a question of trust

There is a basic relationship of trust that needs to be in place for a student to learn from a teacher, and for a teacher to teach a student. 

The student must trust that the teacher offers useful suggestions in good faith, and this trust is expressed in the student making an effort to do what the teacher suggests.  Teacher and student can then see what happens and move on from there. 

Questioning and debating what the teacher offers may be good and may be necessary, but the student needs to accept the offer and play with it for teaching and learning to proceed. 

This is because although trust is earned, it cannot start to accrue without an initial act of faith on the part of the student.

If the student rejects what the teacher offers before trying to do what the teacher suggests, they are free to do so, but then the teacher cannot teach that student and that student cannot learn from that teacher. 

If the student says yes to what the teacher offers, but then in practice does what they originally planned to do, they are free to do so, but that student cannot learn from that teacher and that teacher cannot teach that student. 

Only when the student says yes to what the teacher offers and then goes on at least to try to do this in practice to the best of their ability, can the teacher then teach the student and the student can then learn from the teacher. 

If the student does not trust the teacher to do their job of teaching, the teacher cannot trust the student to do their job of learning.

Or is this wrong?


  • While I do agree, I think it is less true in the national school systems. The children don’t choose to study English, they didn’t choose to be in that class with that specific teacher. Gaining the children’s trust is something the teacher has to address when planning for the class. Particularly when a teacher comes in to replace a teacher who has left or gone on Maternity Leave – the kids are certainly suspicious of anything the new teacher does differently….
    Thanks for thought provoking post!

    • Hello Naomi, thanks for stopping by. Certainly, children in the state school are subject to the education process in ways that don’t apply to adults, and volition is a big part of that.

      Nothing I wrote is meant to remove or reduce the responsibility the teacher has to be worthy of trust; it’s just that, try as you like, it’s the student who must extend the trust in the first place for you both to move forward.

      Ironically, this may be even more true in the national systems, precisely because teachers can’t bank on an implicit contact arising from the children showing up of their own volition.

      Of course, kids natural curiosity and will to get to know the world goes a long way (or can) to balance this perhaps.

      What do you think?

  • Good timing, Anthony. I have been thinking about this lately as I was listening to a podcast about physiotherapy (yes, a bit different) but it was saying that a patient has to trust their physio’s treatment will help them otherwise they won’t do the exercises each day at home. Trust was emphasised as very important.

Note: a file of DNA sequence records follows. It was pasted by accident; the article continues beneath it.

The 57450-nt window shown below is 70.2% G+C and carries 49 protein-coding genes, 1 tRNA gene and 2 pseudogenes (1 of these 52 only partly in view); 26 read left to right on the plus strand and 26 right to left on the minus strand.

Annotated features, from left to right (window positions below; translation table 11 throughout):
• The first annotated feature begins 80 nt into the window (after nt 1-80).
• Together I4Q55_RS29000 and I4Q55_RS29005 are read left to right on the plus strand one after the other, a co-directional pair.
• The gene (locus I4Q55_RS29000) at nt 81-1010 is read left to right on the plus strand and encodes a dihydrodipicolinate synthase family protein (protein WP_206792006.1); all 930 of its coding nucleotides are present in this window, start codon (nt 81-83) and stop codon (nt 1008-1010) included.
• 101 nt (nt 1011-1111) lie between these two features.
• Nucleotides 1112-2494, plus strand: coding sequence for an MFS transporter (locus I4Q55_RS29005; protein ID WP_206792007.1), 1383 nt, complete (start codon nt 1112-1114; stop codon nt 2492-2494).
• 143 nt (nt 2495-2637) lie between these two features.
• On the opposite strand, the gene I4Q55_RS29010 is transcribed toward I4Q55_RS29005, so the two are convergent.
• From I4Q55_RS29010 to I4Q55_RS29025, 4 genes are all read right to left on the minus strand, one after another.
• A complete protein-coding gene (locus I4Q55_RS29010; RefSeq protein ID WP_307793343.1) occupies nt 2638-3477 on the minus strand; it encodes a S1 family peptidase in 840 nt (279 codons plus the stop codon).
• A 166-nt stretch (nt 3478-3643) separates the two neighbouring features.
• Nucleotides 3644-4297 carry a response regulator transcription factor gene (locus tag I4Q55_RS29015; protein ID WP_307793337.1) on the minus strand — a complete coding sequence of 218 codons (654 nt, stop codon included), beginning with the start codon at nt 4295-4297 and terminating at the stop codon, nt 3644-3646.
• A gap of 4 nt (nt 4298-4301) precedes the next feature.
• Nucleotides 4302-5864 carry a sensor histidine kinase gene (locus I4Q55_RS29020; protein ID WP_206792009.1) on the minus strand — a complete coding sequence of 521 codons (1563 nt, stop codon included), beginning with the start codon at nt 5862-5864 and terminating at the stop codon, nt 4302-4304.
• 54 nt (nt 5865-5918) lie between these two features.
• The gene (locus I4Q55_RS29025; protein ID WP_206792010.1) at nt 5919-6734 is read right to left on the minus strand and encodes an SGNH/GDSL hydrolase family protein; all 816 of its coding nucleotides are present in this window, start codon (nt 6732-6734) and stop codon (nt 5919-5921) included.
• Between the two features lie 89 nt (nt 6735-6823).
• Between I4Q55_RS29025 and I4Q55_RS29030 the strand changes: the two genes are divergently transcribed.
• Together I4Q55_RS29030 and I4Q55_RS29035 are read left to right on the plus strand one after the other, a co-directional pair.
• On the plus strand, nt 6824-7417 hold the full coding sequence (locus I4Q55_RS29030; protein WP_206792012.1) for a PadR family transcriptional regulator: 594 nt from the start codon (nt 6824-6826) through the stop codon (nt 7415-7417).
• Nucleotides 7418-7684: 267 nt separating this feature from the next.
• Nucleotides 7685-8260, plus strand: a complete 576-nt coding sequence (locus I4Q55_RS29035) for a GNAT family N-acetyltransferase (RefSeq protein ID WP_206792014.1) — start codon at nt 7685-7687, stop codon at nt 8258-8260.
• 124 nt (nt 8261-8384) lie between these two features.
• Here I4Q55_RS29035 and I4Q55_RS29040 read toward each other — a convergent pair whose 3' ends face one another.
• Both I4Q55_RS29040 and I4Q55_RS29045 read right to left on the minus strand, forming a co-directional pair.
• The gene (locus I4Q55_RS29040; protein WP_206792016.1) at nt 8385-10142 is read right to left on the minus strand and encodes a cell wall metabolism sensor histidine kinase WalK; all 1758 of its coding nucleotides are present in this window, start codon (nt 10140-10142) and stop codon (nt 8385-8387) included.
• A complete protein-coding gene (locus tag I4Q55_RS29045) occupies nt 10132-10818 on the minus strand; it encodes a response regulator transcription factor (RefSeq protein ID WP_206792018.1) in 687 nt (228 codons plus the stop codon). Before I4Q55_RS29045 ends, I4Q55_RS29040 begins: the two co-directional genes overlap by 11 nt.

I also see this in teaching practice on CELTA courses. Trainees who can clarify language well seem to get asked more questions than those who tend to confuse students. And when a trainee makes a big error which students notice (eg. present perfect = have + past simple*), students tend to go rather quiet!

    Have you seen the same in TP on CELTA?


    • Hello Scott, thanks for commenting. Once certainly seen what you describe, and am myself guilty of mistrusting physios in my time as well!

  • Haha…I only needed to see a physio as I stopped cycling and started running. Maybe my first mistake.

  • Hi Anthony,

    Very true. Thanks for initiating the topic here.

    Got a question! what do you suggest for a trainer who wishes to build up the trust both before a presentation and while they’re doing it? Thanks.

  • Hi Anthony,

    Very much true. Thanks for initiating the topic here.

    Got a question! What do you suggest for a trainer who wishes to build up the trust both before and while they’re doing a presentation? There is this hot, controversial and practical topic; there is this prepared trainer and the session seems to be very well-organized and everything but what about the trust thing between the presenter and the audience? Thanks

    • Thanks for commenting. While that’s true, i never said it wasn’t, and it also doesn’t change the fact that the student has to trust the teacher, or that without this trust, all the skill in the world won’t help the teacher help the student.

      I should also point out that when I wrote this post I was mainly thinking about the teacher-student relationship find within teacher education (ie adults working together); that said, I think it’s true of any learning situation.

  • I do agree with you, it is a two-way street of trust upon which a teacher-student relationship can be built and then thrive. Without this trust, students are more likely to even act out in terms of behavioral problems and so on.

  • With younger students, trust can be earned much faster and easier; teaching adults, however, needs the right tools from the very early start, i.e. even the first warmer can win a heart.

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